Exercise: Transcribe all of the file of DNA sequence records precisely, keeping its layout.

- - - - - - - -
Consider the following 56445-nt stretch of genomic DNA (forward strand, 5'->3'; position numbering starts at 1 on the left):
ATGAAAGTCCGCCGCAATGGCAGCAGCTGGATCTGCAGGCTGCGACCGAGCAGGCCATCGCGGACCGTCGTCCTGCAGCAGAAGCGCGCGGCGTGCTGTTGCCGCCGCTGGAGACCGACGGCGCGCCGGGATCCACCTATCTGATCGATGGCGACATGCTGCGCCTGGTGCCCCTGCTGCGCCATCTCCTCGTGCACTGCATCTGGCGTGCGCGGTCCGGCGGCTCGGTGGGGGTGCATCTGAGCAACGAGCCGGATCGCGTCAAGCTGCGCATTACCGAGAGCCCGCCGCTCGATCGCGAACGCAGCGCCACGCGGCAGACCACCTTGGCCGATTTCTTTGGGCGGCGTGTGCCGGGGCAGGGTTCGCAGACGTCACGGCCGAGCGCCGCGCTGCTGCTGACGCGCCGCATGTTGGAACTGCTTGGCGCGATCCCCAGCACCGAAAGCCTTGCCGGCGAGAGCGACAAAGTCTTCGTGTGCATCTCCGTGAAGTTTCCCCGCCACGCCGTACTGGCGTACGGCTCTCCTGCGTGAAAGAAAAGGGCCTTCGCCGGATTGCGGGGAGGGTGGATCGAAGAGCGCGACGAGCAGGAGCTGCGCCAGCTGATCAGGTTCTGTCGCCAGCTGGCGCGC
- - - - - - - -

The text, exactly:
Consider the following 56445-nt stretch of genomic DNA (forward strand, 5'->3'; position numbering starts at 1 on the left):
ATGAAAGTCCGCCGCAATGGCAGCAGCTGGATCTGCAGGCTGCGACCGAGCAGGCCATCGCGGACCGTCGTCCTGCAGCAGAAGCGCGCGGCGTGCTGTTGCCGCCGCTGGAGACCGACGGCGCGCCGGGATCCACCTATCTGATCGATGGCGACATGCTGCGCCTGGTGCCCCTGCTGCGCCATCTCCTCGTGCACTGCATCTGGCGTGCGCGGTCCGGCGGCTCGGTGGGGGTGCATCTGAGCAACGAGCCGGATCGCGTCAAGCTGCGCATTACCGAGAGCCCGCCGCTCGATCGCGAACGCAGCGCCACGCGGCAGACCACCTTGGCCGATTTCTTTGGGCGGCGTGTGCCGGGGCAGGGTTCGCAGACGTCACGGCCGAGCGCCGCGCTGCTGCTGACGCGCCGCATGTTGGAACTGCTTGGCGCGATCCCCAGCACCGAAAGCCTTGCCGGCGAGAGCGACAAAGTCTTCGTGTGCATCTCCGTGAAGTTTCCCCGCCACGCCGTACTGGCGTACGGCTCTCCTGCGTGAAAGAAAAGGGCCTTCGCCGGATTGCGGGGAGGGTGGATCGAAGAGCGCGACGAGCAGGAGCTGCGCCAGCTGATCAGGTTCTGTCGCCAGCTGGCGCGC